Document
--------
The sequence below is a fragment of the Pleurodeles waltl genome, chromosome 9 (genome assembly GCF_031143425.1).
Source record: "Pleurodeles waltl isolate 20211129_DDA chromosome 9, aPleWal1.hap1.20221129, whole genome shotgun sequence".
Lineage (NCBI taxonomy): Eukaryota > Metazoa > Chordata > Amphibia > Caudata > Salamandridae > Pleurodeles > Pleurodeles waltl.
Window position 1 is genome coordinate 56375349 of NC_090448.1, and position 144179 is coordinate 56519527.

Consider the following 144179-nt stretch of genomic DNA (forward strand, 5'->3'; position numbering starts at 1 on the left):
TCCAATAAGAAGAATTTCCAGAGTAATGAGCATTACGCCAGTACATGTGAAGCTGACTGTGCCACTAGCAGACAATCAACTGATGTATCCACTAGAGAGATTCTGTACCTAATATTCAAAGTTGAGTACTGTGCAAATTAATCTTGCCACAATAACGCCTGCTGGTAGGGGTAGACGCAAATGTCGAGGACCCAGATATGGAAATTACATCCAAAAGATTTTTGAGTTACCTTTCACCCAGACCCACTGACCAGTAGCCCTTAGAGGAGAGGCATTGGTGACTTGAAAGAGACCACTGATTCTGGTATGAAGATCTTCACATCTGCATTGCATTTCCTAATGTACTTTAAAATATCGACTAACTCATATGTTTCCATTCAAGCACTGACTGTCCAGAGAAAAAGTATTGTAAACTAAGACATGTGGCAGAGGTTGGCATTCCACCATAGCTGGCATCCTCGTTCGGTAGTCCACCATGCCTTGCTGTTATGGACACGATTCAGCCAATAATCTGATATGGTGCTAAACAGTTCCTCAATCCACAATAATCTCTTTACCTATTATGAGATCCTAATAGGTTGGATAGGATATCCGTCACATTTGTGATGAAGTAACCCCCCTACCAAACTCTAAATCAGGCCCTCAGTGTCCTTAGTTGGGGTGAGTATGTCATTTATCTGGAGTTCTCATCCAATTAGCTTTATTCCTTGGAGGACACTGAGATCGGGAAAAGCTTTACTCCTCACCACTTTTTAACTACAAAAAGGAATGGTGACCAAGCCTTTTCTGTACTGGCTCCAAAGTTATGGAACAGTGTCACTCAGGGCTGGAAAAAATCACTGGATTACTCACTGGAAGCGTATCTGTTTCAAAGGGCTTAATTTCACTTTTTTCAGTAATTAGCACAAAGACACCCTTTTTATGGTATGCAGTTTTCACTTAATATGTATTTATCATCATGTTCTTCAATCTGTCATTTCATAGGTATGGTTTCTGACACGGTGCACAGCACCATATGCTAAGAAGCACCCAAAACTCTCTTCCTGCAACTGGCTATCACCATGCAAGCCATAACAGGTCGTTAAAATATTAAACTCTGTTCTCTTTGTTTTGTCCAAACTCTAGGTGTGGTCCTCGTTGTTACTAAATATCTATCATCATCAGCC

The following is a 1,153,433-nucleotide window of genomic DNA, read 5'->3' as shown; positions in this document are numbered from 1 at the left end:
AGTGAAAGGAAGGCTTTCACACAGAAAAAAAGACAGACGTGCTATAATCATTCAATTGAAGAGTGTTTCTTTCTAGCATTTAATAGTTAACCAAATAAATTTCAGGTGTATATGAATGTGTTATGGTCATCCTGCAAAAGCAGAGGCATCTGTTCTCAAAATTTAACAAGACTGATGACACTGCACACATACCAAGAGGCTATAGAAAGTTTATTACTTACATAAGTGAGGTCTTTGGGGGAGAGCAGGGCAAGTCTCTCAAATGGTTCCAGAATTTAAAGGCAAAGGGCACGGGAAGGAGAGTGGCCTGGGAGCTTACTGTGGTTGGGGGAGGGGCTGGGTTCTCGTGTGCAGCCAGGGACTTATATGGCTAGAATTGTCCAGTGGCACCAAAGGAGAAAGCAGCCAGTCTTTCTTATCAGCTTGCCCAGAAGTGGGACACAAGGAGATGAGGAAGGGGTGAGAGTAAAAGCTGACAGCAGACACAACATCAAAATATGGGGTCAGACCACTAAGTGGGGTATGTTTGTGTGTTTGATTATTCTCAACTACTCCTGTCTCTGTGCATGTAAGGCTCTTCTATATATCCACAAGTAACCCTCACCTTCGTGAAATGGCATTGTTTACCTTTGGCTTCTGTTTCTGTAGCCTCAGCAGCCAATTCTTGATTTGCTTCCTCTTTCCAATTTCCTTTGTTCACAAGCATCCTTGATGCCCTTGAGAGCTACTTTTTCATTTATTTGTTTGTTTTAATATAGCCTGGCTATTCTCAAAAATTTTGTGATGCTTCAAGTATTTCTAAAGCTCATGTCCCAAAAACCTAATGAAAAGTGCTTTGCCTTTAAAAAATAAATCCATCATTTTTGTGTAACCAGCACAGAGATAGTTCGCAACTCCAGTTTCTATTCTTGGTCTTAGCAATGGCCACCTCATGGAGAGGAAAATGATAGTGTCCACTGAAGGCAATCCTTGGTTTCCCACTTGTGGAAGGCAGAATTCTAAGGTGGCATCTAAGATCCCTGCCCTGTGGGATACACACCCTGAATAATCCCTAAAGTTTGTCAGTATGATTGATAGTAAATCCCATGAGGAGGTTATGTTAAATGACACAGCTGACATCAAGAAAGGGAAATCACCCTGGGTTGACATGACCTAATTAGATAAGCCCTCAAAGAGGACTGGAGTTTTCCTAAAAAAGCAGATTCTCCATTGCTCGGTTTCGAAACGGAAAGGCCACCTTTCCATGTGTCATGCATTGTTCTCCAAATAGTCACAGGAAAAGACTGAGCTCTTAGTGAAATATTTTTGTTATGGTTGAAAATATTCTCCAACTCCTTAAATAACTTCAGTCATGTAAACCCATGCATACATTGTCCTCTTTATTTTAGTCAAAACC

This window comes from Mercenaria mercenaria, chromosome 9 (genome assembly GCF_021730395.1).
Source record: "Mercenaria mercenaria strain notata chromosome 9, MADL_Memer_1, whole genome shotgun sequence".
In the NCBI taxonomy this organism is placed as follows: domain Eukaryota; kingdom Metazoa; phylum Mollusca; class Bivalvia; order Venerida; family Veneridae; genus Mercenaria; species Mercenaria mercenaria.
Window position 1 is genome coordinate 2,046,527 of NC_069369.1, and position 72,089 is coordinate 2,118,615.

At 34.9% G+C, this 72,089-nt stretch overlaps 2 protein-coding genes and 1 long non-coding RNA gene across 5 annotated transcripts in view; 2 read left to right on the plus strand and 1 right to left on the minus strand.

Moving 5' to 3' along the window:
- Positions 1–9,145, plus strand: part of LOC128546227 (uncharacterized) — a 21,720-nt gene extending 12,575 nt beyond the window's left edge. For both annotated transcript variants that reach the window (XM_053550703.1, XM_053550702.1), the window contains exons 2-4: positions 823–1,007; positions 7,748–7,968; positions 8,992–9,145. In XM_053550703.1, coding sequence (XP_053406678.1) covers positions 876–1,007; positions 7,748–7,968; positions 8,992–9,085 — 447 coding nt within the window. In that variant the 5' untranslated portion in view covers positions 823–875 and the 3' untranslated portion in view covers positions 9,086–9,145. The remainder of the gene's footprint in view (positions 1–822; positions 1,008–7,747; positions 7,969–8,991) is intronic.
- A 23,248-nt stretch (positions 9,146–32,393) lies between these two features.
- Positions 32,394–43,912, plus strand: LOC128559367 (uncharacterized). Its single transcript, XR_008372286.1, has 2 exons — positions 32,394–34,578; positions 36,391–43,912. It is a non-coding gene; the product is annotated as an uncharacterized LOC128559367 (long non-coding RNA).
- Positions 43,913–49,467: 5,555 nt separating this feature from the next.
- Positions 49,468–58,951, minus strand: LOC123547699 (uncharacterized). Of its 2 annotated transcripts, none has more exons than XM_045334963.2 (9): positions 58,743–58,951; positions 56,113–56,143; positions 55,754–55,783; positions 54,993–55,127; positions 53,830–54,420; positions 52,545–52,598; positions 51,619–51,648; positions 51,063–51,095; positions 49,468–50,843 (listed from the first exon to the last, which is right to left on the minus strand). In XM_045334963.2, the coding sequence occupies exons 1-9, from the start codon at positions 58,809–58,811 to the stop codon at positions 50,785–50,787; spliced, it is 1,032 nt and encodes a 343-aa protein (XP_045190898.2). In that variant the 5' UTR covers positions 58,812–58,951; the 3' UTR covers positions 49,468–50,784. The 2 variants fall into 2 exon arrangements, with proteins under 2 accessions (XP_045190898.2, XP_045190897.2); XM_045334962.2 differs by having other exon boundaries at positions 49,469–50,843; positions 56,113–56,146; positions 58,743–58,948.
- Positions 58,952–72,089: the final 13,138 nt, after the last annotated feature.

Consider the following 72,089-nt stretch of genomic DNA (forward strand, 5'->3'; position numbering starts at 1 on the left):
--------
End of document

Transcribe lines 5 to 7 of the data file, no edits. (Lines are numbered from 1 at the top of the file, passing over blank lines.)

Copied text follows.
Consider the following 144179-nt stretch of genomic DNA (forward strand, 5'->3'; position numbering starts at 1 on the left):
TCCAATAAGAAGAATTTCCAGAGTAATGAGCATTACGCCAGTACATGTGAAGCTGACTGTGCCACTAGCAGACAATCAACTGATGTATCCACTAGAGAGATTCTGTACCTAATATTCAAAGTTGAGTACTGTGCAAATTAATCTTGCCACAATAACGCCTGCTGGTAGGGGTAGACGCAAATGTCGAGGACCCAGATATGGAAATTACATCCAAAAGATTTTTGAGTTACCTTTCACCCAGACCCACTGACCAGTAGCCCTTAGAGGAGAGGCATTGGTGACTTGAAAGAGACCACTGATTCTGGTATGAAGATCTTCACATCTGCATTGCATTTCCTAATGTACTTTAAAATATCGACTAACTCATATGTTTCCATTCAAGCACTGACTGTCCAGAGAAAAAGTATTGTAAACTAAGACATGTGGCAGAGGTTGGCATTCCACCATAGCTGGCATCCTCGTTCGGTAGTCCACCATGCCTTGCTGTTATGGACACGATTCAGCCAATAATCTGATATGGTGCTAAACAGTTCCTCAATCCACAATAATCTCTTTACCTATTATGAGATCCTAATAGGTTGGATAGGATATCCGTCACATTTGTGATGAAGTAACCCCCCTACCAAACTCTAAATCAGGCCCTCAGTGTCCTTAGTTGGGGTGAGTATGTCATTTATCTGGAGTTCTCATCCAATTAGCTTTATTCCTTGGAGGACACTGAGATCGGGAAAAGCTTTACTCCTCACCACTTTTTAACTACAAAAAGGAATGGTGACCAAGCCTTTTCTGTACTGGCTCCAAAGTTATGGAACAGTGTCACTCAGGGCTGGAAAAAATCACTGGATTACTCACTGGAAGCGTATCTGTTTCAAAGGGCTTAATTTCACTTTTTTCAGTAATTAGCACAAAGACACCCTTTTTATGGTATGCAGTTTTCACTTAATATGTATTTATCATCATGTTCTTCAATCTGTCATTTCATAGGTATGGTTTCTGACACGGTGCACAGCACCATATGCTAAGAAGCACCCAAAACTCTCTTCCTGCAACTGGCTATCACCATGCAAGCCATAACAGGTCGTTAAAATATTAAACTCTGTTCTCTTTGTTTTGTCCAAACTCTAGGTGTGGTCCTCGTTGTTACTAAATATCTATCATCATCAGCC

The following is a 1,153,433-nucleotide window of genomic DNA, read 5'->3' as shown; positions in this document are numbered from 1 at the left end: